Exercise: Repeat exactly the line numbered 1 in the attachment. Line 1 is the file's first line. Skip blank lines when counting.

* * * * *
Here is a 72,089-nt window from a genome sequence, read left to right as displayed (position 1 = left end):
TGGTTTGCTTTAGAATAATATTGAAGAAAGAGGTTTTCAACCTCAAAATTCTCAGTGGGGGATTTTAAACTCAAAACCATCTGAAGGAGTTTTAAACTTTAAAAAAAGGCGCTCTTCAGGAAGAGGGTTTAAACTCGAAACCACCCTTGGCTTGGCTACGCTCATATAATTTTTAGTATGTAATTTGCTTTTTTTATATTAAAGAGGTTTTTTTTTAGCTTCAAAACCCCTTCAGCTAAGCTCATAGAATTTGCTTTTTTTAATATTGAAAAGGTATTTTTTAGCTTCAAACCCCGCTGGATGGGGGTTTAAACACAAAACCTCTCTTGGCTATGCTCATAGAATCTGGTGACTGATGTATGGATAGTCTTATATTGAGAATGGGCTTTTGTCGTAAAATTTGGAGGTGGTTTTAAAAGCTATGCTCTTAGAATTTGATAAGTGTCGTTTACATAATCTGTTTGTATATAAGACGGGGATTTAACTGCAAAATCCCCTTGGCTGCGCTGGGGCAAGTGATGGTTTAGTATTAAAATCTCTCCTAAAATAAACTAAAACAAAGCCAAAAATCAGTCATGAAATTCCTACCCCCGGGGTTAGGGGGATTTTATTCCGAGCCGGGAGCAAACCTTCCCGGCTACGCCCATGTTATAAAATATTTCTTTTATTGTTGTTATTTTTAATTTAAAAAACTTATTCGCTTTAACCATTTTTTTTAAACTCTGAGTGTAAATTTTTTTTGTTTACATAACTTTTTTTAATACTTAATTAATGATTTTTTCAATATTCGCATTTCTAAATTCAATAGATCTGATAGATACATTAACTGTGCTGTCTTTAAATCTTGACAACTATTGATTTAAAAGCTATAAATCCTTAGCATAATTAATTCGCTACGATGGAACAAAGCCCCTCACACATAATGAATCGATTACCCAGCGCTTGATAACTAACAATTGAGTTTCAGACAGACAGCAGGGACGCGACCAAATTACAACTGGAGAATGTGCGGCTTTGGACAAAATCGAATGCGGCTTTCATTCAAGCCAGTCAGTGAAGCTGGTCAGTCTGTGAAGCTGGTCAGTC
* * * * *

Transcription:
Here is a 72,089-nt window from a genome sequence, read left to right as displayed (position 1 = left end):